The Greatest Revival in History Jonah 3:1–10 Then the word of the Lord came to Jonah a second time: “Go to the great city of Nineveh and proclaim to it the message I give you.”Jonah obeyed the word of the Lord and went to Nineveh. Now Nineveh was a very important city—a visit required three days. On the first day, Jonah started into the city. He proclaimed: “Forty more days and Nineveh will be destroyed.” The Ninevites believed God. They declared a fast, and all of them, from the greatest to the least, put on sackcloth. When the news reached the king of Nineveh, he rose from his throne, took off his royal robes, covered himself with sackcloth and sat down in the dust. The third chapter of Jonah contains the high point of this remarkable story, for however remarkable the preceding action has been and however great the miracles, the most remarkable action and the greatest miracles are in the results of Jonah’s preaching. The result was the greatest and most thorough revival that has ever taken place. Writes Gaebelein, “Heretofore the emphasis has been upon the prophet’s preparation; tremendous as the miracle of Jonah’s preservation in the sea monster has been, it is more a preface than a conclusion. Now the veil is drawn aside, and something of the strange purpose of the Almighty in dealing with his prophet is revealed. If the miracle of the fish is great, that of this chapter is greater. For here is the record of nothing less than the greatest mass conversion in history. Though generalities must always be used with caution, we may say that never again has the world seen anything quite like the result of Jonah’s preaching in Nineveh.” The first noteworthy fact about this revival is that it began with God’s call to just one man: Jonah. And even that was after he had apparently disqualified himself from future service. The Second Time We cannot really imagine what it would be like if we were in the place of God, nor should we. But if we were God and if we were confronted with the situation as we have found it at the end of chapter 2, I imagine that at this point we would say that we had had just about enough of Jonah. We would recall that Jonah was a man whom we had chosen to be a prophet and to whom we had imparted a special measure of understanding in spiritual things. We would remember that we had already given him a full and blessed ministry in Israel and that we had then called him to do a tremendous work in Nineveh. Jonah should have been delighted. But instead of being delighted, he had refused this call. Finally, he had become so set in his determination that he had declared that he would rather die than return to the place of blessing. He had requested to be thrown overboard. We would recall that even then we had been gracious to him. Instead of allowing him to die, we had saved him. We had brought him to a place of repentance. Then we had spoken to the fish, and it had returned Jonah to the land. How gracious we had been! No one could expect more. So if we were God and if we should reason at this point that we had saved Jonah but that he had nevertheless disqualified himself from ever being a prophet again, who could blame us? If we were to say, “Go home now, Jonah. I am glad you have repented of your disobedience, but you are no longer useful to me,” we would be just and reasonable in so doing. But this is not God’s way. Thus, instead of reading of God’s rejection of Jonah, we find these words: “Then the word of the Lord came to Jonah a second time: ‘Go to the great city of Nineveh and proclaim to it the message I give you’ ” (vv. 1–2). The important point is that God came to Jonah the second time and that the commission was the same as on the first occasion. Does God always do that? Does God stoop to use those who have rejected his calling, turned a deaf ear to his word, and pursued a course of determined disobedience? Yes, he is like that. Yes, he does use such messengers. If he did not, none of us could serve him. We find the principle of the Lord coming to an individual a second time quite often in Scripture. Take the case of Abraham. The word of the Lord came to Abraham when he was a devil worshiper living in Mesopotamia, like all his family. The fact that they were a family of idol and, therefore, devil worshipers is stated in several Old Testament passages (Josh. 24:2–3, 14; Isa. 51:1–2). The story of Rachel’s having hidden the idols of her father (Gen. 31) shows that Abraham’s relatives still owned and cherished idols at least three generations after God had called him out of Mesopotamia. But God called him out of Ur of the Chaldees and sent him around the northern edge of the great Arabian desert to Palestine, which God was giving him. Stephen recalls this word in his speech, saying, “The God of glory appeared to our father Abraham while he was still in Mesopotamia, before he lived in Haran. ‘Leave your country and your people,’ God said, ‘and go to the land I will show you’ ” (Acts 7:2–3). We might think that such a revelation and promise would have caused Abraham to travel all the way to the land God was giving. But when we read the account (Gen. 11–12), we find that he did not. Abraham left Ur, it is true. But he stopped at Haran, still hundreds of miles from Palestine. He would have stayed there had God not come to him a second time. God said on this occasion: “Leave your country, your people and your father’s household and go to the land I will show you; I will make you into a great nation and I will bless you; I will make your name great, and you will be a blessing” (Gen. 12:1–2). The same is true of Moses who became, under God, one of the great leaders of history. We are not told much detail of the early life of Moses, only that he was raised by his mother with the blessing of the daughter of Pharaoh for the first months or years of life and that he was afterward raised in the palace of Pharaoh. Still, we know that God had revealed himself to Moses during this period. In the same speech of Stephen that mentions Abraham, we read that when Moses killed the Egyptian he did so supposing that “his own people would realize that God was using him to rescue them” (Acts 7:25). This was Moses’ way of bringing about a deliverance, but it was not God’s. Consequently, Moses had to flee from Egypt to Midian, where he lived for the next forty years. We might say that Moses had ruined his chances and destroyed his future ministry. Yet after he had lived in Midian for this long period of time and when he was eighty years old, God appeared to him in a burning bush, saying, “So now, go. I am sending you to Pharaoh to bring my people the Israelites out of Egypt” (Exod. 3:10). God had appeared to Moses a second time. We find the same thing in the case of the apostle Peter. Peter had boasted that no matter what should happen he would not desert the Lord. “I am ready to go with you to prison and to death,” Peter said (Luke 22:33). Jesus revealed that Peter would deny him three times before morning. And Peter did (Luke 22:54–62)! What shall be done with Peter now? Shall he be cast off? Shall he be disqualified from future service? The Lord appears to Peter to recommission him to service, asking on three separate occasions (corresponding to Peter’s three denials), “Simon son of John, do you truly love me?” (John 21:15–17). When Peter answers on each occasion, “Yes, Lord, you know that I love you,” Jesus responds, “Feed my sheep.” The Lord came to Peter a second time. A number of years ago a young girl in Philadelphia felt the call of God to Christian service. But she married a non-Christian, who soon left her to go his own way. The experience brought the girl back to desiring God’s will. But what was she to do? Should she divorce her husband? The Scriptures taught that she should not follow this course. According to 1 Corinthians 7, she was to be open to any possible reconciliation. She decided to leave the matter in God’s hands. Having confessed her sin to God, she let her separated husband know that she was open to reconciliation if he desired it. When he declined, she let the matter rest. Within a few months her husband was killed in a car accident, and God directed her to apply to Wycliffe Bible Translators for missionary work. The word of the Lord clearly came to her a second time.The Lord comes a second time to all who are his true children. Have we never, like Abraham, stopped at our Harans? Of course, we have. We are sent on errands, but some sin or preoccupation detains us. Have we never, like Moses, taken matters into our own hands and formulated our own plans? Of course, we have. Like Peter, we have even denied our Lord on occasions when we should have spoken for him. We have disobeyed him. We have run away from him. Some of us, like Jonah, have run very far indeed. Does God cast us off? Does he disown us? No! He disciplines us, it is true. But, having done that and having brought us to the place of repentance, he returns the second time to recommission us to service. Moreover, he comes a third, a fourth, a hundredth, a thousandth time, if necessary, as it often is. None of us would be where we are now in our Christian lives if God had not dealt thus with us. Oh, the greatness of the unmerited grace of God! We deserve nothing. Yet we receive everything, even when we foolishly turn from it. William Banks speaks of how grace comes to people today: “We are moved to speak of Jonah’s God as the God of the Second Chance. But honest sober reflection compels the saint to speak of Him as the God of the 999th [777th] chance! Such gracious mercy as was extended to Jonah here, and to David, and to the thief dying upon the cross, and to Peter—surely it has been granted to all believers through the precious blood of Jesus Christ.” Two More Lessons Two additional lessons appear in this passage. First, when the word of the Lord came to Jonah the second time, it came with the same commission he had received the first time. We often think, when we are on the verge of running away from God, that if we run away and if the Lord should nevertheless speak to us again, he might take note of the fact that we have run away and therefore change the command. He does not. When we think or act in this disobedient way, we are acting like children who do not like what they are being told to do and who therefore throw a tantrum, thinking that this might get the parents to change their minds. An indulgent or foolish parent might fall for this manipulation, but a wise parent will not. Nor does God! Consequently, after he has dealt with the tantrum, sometimes by means of a spanking, God returns to us with the same commission as before. Why try to resist it? Learn that if you try to run away from God, sooner or later he is going to catch up with you and that when he does you will have to face the very thing you are running away from. Experience his grace now instead of judgment. The second lesson is found in the one change in the second expression of the commission. The first commission had two key verbs in it: “go” and “preach.” In this commission the first verb is the same. But the second phrase, “preach against it,” is changed to “proclaim to it the message I give you.” When we remember that the greatest revival in history followed Jonah’s doing precisely that, we may reason that the spiritual life of our own time would be quite different if only those words were followed by the thousands of clergymen who fill our pulpits each Sunday. They preach. No one doubts that. But is their sermon the message God has given them? Is their preaching that which he has bid them proclaim? Today God’s ministers are called to proclaim the message of the Bible, embodying all the counsel of God. But many consider this unsophisticated or old-fashioned and so substitute the supposed wisdom of men. Their words lack power, and they bring judgment on their own heads. Obedient at Last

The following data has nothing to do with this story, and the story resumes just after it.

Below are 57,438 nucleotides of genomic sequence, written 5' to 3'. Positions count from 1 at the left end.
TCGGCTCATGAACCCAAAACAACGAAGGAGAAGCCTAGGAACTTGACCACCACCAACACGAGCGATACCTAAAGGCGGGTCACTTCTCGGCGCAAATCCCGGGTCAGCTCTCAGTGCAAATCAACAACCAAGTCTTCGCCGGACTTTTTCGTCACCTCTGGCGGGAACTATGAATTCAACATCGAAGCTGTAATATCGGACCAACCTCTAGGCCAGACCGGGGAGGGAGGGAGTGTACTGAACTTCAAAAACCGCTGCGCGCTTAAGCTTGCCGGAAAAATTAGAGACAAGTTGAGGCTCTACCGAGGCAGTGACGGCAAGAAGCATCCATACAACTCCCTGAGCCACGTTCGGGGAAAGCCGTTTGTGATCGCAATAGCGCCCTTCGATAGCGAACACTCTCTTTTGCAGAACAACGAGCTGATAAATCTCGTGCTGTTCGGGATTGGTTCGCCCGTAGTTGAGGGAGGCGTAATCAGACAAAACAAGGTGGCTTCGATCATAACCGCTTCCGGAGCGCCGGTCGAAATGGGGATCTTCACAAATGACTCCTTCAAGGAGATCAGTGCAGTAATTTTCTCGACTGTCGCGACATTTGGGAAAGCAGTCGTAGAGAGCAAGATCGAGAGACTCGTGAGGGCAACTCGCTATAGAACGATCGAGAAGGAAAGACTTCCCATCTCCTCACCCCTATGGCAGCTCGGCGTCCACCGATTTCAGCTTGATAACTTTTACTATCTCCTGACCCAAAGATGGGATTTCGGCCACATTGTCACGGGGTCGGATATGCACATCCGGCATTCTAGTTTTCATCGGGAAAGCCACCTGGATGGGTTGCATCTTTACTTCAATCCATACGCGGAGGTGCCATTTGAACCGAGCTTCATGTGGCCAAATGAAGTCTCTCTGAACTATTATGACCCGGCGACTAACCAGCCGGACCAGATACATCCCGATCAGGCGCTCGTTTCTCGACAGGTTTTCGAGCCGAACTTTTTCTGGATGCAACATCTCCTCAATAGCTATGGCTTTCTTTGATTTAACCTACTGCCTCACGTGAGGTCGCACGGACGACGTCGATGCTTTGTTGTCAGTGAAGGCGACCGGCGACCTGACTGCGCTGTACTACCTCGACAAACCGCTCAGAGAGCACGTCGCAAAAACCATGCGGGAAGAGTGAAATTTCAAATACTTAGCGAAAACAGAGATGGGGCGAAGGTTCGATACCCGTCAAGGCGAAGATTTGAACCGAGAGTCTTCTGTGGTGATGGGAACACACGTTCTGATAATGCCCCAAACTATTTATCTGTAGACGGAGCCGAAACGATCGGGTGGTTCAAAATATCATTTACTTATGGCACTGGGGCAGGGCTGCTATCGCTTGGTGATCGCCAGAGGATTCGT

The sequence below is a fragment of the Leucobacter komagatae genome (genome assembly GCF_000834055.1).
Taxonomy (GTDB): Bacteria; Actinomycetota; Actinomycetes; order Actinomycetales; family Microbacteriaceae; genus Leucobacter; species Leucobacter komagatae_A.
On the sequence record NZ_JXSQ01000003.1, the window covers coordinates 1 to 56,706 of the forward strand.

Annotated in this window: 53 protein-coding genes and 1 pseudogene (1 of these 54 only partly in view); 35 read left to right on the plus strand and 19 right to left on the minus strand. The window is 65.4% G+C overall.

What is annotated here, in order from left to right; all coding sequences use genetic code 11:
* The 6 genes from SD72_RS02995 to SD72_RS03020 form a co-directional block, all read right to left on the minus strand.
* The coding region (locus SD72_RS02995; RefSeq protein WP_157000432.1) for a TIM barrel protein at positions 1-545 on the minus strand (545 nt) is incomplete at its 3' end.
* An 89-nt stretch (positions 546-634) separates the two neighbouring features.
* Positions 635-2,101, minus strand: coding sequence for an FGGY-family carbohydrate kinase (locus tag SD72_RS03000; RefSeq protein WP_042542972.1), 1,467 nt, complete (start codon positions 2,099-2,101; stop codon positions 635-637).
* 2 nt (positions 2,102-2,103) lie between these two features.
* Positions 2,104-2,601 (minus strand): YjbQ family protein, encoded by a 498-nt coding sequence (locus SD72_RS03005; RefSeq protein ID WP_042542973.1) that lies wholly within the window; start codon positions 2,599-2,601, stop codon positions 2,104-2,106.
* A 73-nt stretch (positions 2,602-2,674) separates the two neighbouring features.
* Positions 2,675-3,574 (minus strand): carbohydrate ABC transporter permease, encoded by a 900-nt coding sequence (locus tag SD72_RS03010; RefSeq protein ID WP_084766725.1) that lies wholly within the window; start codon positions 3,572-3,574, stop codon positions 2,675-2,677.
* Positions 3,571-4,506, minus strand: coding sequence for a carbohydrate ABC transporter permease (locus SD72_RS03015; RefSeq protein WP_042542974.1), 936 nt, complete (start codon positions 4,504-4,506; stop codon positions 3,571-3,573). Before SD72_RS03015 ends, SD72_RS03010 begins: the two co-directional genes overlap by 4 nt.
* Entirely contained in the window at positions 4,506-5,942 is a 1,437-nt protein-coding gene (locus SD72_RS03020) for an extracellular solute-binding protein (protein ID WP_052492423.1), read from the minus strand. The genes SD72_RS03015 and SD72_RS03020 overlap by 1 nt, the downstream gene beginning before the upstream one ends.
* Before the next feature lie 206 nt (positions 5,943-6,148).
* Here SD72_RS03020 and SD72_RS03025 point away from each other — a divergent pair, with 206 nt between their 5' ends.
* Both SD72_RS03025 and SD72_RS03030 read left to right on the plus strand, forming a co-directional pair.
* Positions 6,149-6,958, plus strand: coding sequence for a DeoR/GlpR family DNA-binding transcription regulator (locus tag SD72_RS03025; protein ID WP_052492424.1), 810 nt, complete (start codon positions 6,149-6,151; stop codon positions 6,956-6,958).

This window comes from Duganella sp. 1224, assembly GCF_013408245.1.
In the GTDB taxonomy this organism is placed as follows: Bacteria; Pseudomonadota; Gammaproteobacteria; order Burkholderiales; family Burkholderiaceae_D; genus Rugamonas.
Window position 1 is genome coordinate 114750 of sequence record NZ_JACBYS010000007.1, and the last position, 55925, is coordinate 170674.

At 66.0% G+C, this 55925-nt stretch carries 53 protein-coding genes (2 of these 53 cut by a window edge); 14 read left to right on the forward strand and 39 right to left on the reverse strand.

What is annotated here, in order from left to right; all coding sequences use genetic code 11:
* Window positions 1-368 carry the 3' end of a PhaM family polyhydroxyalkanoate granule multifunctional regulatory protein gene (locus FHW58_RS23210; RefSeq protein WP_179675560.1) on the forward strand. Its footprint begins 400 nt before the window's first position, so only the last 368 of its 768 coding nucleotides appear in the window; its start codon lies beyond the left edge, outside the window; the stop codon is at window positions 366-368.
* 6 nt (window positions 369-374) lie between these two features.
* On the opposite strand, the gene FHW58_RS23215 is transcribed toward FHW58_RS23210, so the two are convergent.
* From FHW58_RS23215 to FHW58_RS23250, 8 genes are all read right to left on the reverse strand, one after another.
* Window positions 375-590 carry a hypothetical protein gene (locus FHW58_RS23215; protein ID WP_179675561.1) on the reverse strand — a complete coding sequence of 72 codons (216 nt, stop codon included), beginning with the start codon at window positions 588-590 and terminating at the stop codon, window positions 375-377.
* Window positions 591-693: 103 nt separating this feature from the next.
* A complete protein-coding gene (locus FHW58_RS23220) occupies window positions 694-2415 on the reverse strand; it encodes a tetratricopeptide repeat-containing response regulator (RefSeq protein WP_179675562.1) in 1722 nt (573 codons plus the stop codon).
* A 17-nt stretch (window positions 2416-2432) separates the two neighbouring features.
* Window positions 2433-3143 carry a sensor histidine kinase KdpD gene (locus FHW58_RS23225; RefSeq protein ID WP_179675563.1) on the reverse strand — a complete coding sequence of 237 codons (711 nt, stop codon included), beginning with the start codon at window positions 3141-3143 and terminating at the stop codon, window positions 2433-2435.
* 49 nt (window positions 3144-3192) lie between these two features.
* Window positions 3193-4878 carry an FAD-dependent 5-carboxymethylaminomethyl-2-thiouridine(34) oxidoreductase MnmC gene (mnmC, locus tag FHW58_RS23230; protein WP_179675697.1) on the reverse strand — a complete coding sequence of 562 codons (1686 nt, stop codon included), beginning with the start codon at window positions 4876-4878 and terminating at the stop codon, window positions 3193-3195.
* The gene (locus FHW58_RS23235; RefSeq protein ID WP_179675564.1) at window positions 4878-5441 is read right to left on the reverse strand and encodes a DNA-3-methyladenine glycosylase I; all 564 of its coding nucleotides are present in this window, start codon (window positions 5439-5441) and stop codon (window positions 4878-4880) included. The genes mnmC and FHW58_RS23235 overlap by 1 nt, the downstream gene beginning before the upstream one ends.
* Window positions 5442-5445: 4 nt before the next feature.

The first time the word of the Lord came to Jonah telling him to go to Nineveh, Jonah ran away. This time, having learned the consequences of running away, he obeyed. The contrast is with the similar command recorded in chapter 1. In that chapter, after God had told Jonah, “Go to the great city of Nineveh and preach against it,” we see the prophet’s disobedience: “But Jonah.” Here, after the identical commission, we read, “Jonah obeyed the word of the Lord and went to Nineveh” (v. 3). This is something we should covet for every true Christian. Too often we try to outguess or outmaneuver God. We try to “out-but” him. Our response should be obedience. Did God say it? Then let us do it. Let it be said of us, “John Smith, Mary Jones (or whatever your name may be) obeyed the word of the Lord.” What will the result be? In the first chapter, after Jonah had voiced his “but” to God, he found that God opposed him. God sent the storm. On this occasion, Jonah obeyed and “the Ninevites believed God. They declared a fast, and all of them, from the greatest to the least, put on sackcloth” (v. 5). Jonah’s obedience was followed by the outpouring of God’s power. The difference was that Jonah was now walking according to “the word of the Lord.” In the first instance, he was trying to get away from God’s word. In the second instance, the Word was with him. The author of Hebrews says rightly: “The word of God is living and active. Sharper than any double-edged sword, it penetrates even to dividing soul and spirit, joints and marrow; it judges the thoughts and attitudes of the heart” (Heb. 4:12). It is through his word alone that God brings blessing and opens the closed and rebellious hearts of men. A Great Revival When Jonah entered Nineveh he began to proclaim his message: “Forty more days and Nineveh will be overturned” (3:4). This does not seem to be a very impressive message. In the English Bible it is only eight words, and in Hebrew it is even shorter: five (˓od arba˓im yom wenineweh nehpaketh). The words are a simple prophecy of judgment. Yet they were greatly blessed, because they were truly God’s words and not the words of a mere man. According to the following verses, they were used of God to bring about a genuine and pervasive revival in the city. We can almost see Jonah as he entered a day’s journey into the city and began to cry out his message. What would his reception be? Would the Ninevites laugh? Would they turn against Jonah and persecute him? As he cried out people stopped to listen. The hum of commerce died down and a holy hush stole over the collecting multitudes. Soon there were weeping and other signs of a genuine repentance of sin. At last the message of Jonah entered even the palace, and the king, divesting himself of his magnificent robes, took the place of a mourner alongside his repenting subjects. We read, “When the news reached the king of Nineveh, he rose from his throne, took off his royal robes, covered himself with sackcloth and sat down in the dust. Then he issued a proclamation in Nineveh: “ ‘By the decree of the king and his nobles: Do not let any man or beast, herd or flock, taste anything; do not let them eat or drink. But let man and beast be covered with sackcloth. Let everyone call urgently on God. Let them give up their evil ways and their violence. Who knows? God may yet relent and with compassion turn from his fierce anger so that we will not perish’ ” (vv. 6–9). What did the people believe? Whom did they believe? We are not told that the people believed Jonah, in spite of his deliverance and the fact that the Lord Jesus Christ later declared that Jonah was himself a “sign” to the Ninevites (Luke 11:30). We are told that the people “believed God.” Faith should never rest in the messenger, but in God who gives the message. This is one mark of all true revival and true preaching. Scholars have sometimes objected to this on grounds that the information furnished about the city is not accurate. It has been pointed out that though the city was indeed large—the circumference of the inner walls was about seven and three-fourth miles—it is hardly possible, even with extremely crowded streets, that it would have taken Jonah three days to cross it. But the answer to this is that the description probably refers to what we would call the fullest extent of the city including the suburbs. It may even refer to a fuller, geographical area including farms and outlying fortifications. A parallel comes from the cities of the Middle Ages. In Europe during the Middle Ages people lived near walled cities in order to be able to retreat into them when danger threatened. In times of peace, when no danger threatened, people spilled beyond the walls to farm and pursue other occupations. This was true of hundreds and thousands of cities, even little ones. It would be true of a large capital city such as Nineveh. It is breath-taking to come to the true high point of the story in the account of God’s repentance from bringing judgment: “When God saw what they did and how they turned from their evil ways, he had compassion and did not bring upon them the destruction he had threatened” (v. 10).